4/4/17 Wombat hole from I.54 is in 150 feet. Drilling has been stopped and preparations for loading in hand

5/4/17 Loading I.54 borehole continued. Loading in I.56 finished; it was loaded with 9lbs Ammonal per foot run continued in sheet iron cylinders. The length charged was 19 ft, the last 2 feet of the hole being tamped. The arrangement of firing was by two electric circuits with three detonators in series in each, placed in the last cylinder. The cover over borehole in I.56 and I.54 galleries was about 4 ft 6 in.

6/4/17 Borehole in I.54 loaded with 9lbs of ammonal per foot run contained in sheet iron cylinders, the hole is loaded for 144 feet the last 6 feet being tamped. The arrangement for firing is by 2 electric circuits, with 6 detonators in series in each; 3 detonators being in the middle of the charge and 3 at the back end.

9 April. The Battle begins with another entry in the Unit Diary.

9/4/17 At zero hour (5.30 am) the Mine in I 70 and boreholes in I 56 and I 54 were blown. The explosions of these Mines was taken as the signal to attack by the Infantry in the Neighbourhood.
At 156 the explosion produced a crater of about 10 ft deep, 30 ft across and 50 ft long…In 45 minutes a trench was opened from the crater to the Hun trench and 200 ft of Gallery Roof about 2 in thick removed, a clear trench way being established from our gallery and the Hun front line…In 154 the explosion produced a crater about 12 feet deep 44 ft across and approx 160 feet long…A communication trench was established from our gallery to the crater and to the Hun Line in 2 hours. These Communication trenches were never used as the attack was so successful that about a 4 and a half mile advance was made that day.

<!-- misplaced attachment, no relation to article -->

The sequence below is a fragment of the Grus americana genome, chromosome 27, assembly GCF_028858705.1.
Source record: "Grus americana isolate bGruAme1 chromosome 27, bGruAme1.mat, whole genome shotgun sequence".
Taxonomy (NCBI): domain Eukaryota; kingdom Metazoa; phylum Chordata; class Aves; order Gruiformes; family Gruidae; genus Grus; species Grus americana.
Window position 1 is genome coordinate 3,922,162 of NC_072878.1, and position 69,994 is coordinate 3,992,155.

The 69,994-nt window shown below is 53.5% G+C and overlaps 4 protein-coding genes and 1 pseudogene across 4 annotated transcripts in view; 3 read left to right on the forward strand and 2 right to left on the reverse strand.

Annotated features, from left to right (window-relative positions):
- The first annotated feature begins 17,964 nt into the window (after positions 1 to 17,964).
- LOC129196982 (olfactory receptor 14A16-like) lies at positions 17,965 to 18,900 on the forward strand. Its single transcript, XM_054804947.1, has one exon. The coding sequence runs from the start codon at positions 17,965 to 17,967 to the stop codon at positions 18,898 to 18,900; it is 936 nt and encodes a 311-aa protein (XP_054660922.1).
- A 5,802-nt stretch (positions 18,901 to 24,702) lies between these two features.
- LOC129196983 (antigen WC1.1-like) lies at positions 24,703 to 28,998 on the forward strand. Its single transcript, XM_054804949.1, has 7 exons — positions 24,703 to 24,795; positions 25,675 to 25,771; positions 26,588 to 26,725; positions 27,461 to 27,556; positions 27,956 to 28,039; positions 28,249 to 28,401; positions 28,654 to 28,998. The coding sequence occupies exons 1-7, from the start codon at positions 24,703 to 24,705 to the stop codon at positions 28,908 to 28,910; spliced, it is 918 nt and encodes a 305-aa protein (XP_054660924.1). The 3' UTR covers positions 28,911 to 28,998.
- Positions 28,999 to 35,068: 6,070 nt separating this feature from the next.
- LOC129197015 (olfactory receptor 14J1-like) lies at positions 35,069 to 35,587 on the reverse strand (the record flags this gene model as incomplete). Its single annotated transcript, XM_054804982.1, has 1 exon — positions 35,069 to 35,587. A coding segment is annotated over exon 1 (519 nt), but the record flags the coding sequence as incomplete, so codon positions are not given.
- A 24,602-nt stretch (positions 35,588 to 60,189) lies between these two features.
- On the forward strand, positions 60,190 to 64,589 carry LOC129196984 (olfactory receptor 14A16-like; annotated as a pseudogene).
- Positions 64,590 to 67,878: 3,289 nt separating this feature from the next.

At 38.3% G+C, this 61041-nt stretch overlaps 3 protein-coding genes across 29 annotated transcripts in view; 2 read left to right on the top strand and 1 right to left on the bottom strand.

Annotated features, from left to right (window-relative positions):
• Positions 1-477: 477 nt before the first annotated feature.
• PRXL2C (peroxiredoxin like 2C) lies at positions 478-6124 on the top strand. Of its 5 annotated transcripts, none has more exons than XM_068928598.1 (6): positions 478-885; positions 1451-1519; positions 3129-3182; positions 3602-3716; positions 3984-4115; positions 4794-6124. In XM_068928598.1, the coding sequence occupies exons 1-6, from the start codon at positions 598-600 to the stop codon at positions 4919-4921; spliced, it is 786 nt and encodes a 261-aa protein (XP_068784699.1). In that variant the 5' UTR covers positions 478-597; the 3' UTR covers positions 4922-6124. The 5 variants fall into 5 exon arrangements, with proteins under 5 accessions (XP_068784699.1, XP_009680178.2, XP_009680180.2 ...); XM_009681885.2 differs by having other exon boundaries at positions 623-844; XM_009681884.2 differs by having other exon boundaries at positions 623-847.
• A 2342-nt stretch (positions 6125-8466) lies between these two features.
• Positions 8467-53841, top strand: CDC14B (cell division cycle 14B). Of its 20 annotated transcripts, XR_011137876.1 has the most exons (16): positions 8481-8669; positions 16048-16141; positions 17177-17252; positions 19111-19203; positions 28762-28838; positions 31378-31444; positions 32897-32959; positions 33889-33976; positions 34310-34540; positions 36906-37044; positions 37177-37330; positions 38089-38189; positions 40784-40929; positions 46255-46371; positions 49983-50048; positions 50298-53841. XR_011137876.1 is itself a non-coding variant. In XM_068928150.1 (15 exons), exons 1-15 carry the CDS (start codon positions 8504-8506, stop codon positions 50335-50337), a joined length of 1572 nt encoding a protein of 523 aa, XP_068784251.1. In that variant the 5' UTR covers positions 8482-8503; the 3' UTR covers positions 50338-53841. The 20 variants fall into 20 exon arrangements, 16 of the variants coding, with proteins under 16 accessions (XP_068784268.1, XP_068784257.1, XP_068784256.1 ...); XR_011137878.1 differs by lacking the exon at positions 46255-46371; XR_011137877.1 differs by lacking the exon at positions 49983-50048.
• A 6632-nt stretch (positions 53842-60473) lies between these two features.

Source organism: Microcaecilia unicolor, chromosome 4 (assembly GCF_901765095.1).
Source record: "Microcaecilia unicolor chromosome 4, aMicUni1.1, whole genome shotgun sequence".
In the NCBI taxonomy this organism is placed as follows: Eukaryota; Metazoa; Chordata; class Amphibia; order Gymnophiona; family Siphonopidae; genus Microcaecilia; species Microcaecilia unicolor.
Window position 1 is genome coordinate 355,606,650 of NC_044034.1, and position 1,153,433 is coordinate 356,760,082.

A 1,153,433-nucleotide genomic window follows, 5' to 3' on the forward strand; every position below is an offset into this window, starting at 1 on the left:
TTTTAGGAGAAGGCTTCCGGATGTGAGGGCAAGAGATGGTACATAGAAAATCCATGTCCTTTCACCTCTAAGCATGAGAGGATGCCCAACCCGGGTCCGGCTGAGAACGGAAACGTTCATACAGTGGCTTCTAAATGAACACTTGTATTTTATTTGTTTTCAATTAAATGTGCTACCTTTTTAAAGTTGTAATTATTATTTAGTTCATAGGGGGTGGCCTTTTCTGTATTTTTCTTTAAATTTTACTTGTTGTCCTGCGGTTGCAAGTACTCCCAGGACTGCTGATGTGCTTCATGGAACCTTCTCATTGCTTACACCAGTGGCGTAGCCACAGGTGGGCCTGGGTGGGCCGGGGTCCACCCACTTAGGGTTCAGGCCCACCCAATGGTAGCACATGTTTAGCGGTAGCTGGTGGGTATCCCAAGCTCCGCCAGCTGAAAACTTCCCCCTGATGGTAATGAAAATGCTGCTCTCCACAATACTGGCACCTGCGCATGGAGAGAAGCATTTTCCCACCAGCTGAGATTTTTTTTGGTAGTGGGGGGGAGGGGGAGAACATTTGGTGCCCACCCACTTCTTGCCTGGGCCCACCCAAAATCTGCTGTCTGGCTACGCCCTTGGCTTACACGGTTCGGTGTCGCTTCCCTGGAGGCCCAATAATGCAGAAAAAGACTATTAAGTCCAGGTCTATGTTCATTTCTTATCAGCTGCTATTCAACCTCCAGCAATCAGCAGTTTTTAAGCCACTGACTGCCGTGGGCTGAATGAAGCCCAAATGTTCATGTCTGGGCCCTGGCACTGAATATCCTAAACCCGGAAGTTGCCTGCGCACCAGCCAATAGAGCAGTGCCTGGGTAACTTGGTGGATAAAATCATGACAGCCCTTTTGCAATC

Image; Courtesy Australian War Memorial ID number EO1689. Date made 30 January 1918.

Image caption: Boring a hole with a ‘Wombat’ drill for the ventilation of a dugout at the Headquarters of No. 2 Section, 3rd Australian Tunnelling Company, in the Cite St. Laurent. The “Wombat” boring machine was designed by Captain Stanley Hunter of the Australian Mining Corps, and adopted by the British Army. Shown: Lieutenant J. Robertson (left) and 4368 Sapper C. G. Jolley, at work.


Chinese ANZACs: Chinese-Australians and World War One

If you have an interest in the wider aspects of ANZAC military history, we urge you to pay a visit to this newly opened exhibition.
On now until 19 December 2014.

As the centenary of World War One dawns on Australia, its history and stories are fast slipping from public memory. In the lead up to the centenary of World War One, the Chinese Museum has been researching these untold stories of Chinese-Australian war contributions both at home and abroad.